advantage of single-molecule approaches: ruler assembly can
be monitored step by step, and at each stage, the nascent
ruler can be compared to a predefined standard such as a
simulated spectrum or empirically obtained standard spec-
trum. This procedure involves, per field of view, the
acquisition of two color images, some simple image process-
ing, and the subsequent acquisition of scattering spectra
(Figure 6). Given our present setup and frame rates, and
assuming the use of custom software and a commercial three-
axis positioning system or a slitless spectrometer, we estimate
that this procedure should identify 1-3 well-behaved plas-
mon rulers per field of view per minute. This approach is
conceptually identical to the one that has been refined over
the past decade for single-molecule fluorescence experiments
in which only FRET pairs fulfilling certain stringent criteria
(e.g., anticorrelation of donor and acceptor emissions and
single-step bleaching) are subject to further analysis.
To take full advantage of the long distance range of the
plasmon ruler, synthetic strategies have to be developed to
lower the surface density of tethering biopolymers and to
improve the size and shape homogeneity of the nanoparticles.
Both of these issues do not present fundamental limitations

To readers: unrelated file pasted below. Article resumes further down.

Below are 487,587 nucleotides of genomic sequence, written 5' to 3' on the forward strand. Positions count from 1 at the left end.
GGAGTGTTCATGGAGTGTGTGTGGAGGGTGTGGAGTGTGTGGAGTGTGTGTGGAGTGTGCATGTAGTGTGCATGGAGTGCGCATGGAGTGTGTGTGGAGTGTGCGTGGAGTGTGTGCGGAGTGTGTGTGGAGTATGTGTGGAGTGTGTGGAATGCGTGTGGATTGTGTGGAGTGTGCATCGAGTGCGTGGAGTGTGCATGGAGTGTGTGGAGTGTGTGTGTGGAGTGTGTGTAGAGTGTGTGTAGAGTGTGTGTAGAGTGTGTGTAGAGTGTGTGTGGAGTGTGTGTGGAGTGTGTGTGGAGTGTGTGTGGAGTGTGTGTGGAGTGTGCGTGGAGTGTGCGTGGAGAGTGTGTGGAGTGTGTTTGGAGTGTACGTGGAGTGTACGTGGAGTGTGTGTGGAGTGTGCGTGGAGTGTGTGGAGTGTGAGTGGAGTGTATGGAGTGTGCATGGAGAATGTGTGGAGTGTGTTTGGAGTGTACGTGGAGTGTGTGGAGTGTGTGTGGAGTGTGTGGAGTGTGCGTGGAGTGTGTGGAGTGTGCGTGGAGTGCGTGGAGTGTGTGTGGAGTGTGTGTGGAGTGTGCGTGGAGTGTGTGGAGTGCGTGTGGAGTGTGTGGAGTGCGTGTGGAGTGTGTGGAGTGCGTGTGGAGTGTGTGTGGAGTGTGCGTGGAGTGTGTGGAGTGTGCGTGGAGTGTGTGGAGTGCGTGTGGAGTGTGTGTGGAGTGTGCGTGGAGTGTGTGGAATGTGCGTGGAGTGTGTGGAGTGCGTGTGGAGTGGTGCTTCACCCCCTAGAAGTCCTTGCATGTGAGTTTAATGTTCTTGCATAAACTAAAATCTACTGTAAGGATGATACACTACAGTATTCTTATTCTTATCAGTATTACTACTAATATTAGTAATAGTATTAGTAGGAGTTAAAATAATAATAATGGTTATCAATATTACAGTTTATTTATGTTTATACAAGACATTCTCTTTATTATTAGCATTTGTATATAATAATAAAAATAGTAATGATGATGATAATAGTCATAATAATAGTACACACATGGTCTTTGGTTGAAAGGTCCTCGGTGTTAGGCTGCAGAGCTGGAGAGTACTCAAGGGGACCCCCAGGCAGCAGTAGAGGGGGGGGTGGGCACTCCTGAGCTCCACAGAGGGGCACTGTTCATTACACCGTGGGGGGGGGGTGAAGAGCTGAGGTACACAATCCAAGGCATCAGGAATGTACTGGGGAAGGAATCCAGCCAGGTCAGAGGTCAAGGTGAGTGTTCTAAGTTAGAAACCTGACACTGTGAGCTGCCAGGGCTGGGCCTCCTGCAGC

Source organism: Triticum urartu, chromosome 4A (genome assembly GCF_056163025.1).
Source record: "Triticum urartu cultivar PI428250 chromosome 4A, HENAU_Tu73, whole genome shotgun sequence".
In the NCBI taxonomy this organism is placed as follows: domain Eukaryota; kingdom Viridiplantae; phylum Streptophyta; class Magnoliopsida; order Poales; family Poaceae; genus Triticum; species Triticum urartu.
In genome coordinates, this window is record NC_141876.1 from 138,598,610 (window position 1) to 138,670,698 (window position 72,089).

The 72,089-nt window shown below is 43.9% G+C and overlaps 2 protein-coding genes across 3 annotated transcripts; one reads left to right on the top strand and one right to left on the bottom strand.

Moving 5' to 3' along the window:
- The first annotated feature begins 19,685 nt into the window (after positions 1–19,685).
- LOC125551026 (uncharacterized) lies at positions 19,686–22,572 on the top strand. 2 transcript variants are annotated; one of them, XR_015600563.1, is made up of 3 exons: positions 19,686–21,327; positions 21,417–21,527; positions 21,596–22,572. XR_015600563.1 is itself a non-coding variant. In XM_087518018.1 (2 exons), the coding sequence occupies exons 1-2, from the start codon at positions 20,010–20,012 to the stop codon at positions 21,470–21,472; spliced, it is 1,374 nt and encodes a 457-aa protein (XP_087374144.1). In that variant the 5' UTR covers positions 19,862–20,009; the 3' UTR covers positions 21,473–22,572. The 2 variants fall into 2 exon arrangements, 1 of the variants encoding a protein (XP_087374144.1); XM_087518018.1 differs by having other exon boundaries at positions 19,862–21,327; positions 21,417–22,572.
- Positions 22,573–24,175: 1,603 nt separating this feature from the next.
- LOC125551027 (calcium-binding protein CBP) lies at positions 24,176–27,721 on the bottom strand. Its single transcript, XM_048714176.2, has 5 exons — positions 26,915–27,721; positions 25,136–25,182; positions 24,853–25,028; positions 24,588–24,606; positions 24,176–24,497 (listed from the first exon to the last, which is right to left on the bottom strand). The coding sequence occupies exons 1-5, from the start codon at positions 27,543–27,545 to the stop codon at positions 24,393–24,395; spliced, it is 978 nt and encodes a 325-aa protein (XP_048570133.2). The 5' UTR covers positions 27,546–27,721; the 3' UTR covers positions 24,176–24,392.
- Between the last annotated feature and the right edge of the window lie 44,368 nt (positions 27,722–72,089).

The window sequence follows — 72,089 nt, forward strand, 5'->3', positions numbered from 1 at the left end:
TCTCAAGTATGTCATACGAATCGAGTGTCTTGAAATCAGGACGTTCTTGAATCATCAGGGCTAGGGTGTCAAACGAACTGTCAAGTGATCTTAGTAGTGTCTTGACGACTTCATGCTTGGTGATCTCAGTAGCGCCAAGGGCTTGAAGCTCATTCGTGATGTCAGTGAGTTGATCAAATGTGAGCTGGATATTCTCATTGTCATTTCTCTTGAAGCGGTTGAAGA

of the technique. Already, 10-nm gold nanoparticles can be
functionalized routinely with a single DNA molecule,37and
new promising synthetic approaches to better size and shape
control, like the polymer-mediated polyol process, are being
Acknowledgment. We acknowledge financial support
from the Deutsche Forschungsgemeinschaft (B.M.R.), a
Howard Hughes predoctoral fellowship (M.S.), and a NSF
Graduate Research Fellowship (H.A.). This work was
supported in part by the Director, Office of Energy Research,
Office of Science, Division of Materials Sciences, of the U.S.
Department of Energy under contract no. DE-AC02-
05CH11231 and by the NIH National Center for Research
Resources through the University of California, Los Angeles,
subaward agreement no. 0980 G FD623 through the U.S.
Department of Energy. We are also grateful to Bruce Draine
and Michael Mishchenko for making their DDA and T-
matrix code publicly available and to Phillip Geissler for
his generous allowance of computational time on his cluster.
We thank Aleksandra Radenovic for taking the TEM images
and Hari Shroff for helpful discussions.
Supporting Information Available: Materials and meth-
ods, determination of the DNA coverage of Neutravidin gold
nanoparticle conjugates, and Figure S1. This material is
available free of charge via the Internet at http://pubs.acs.org.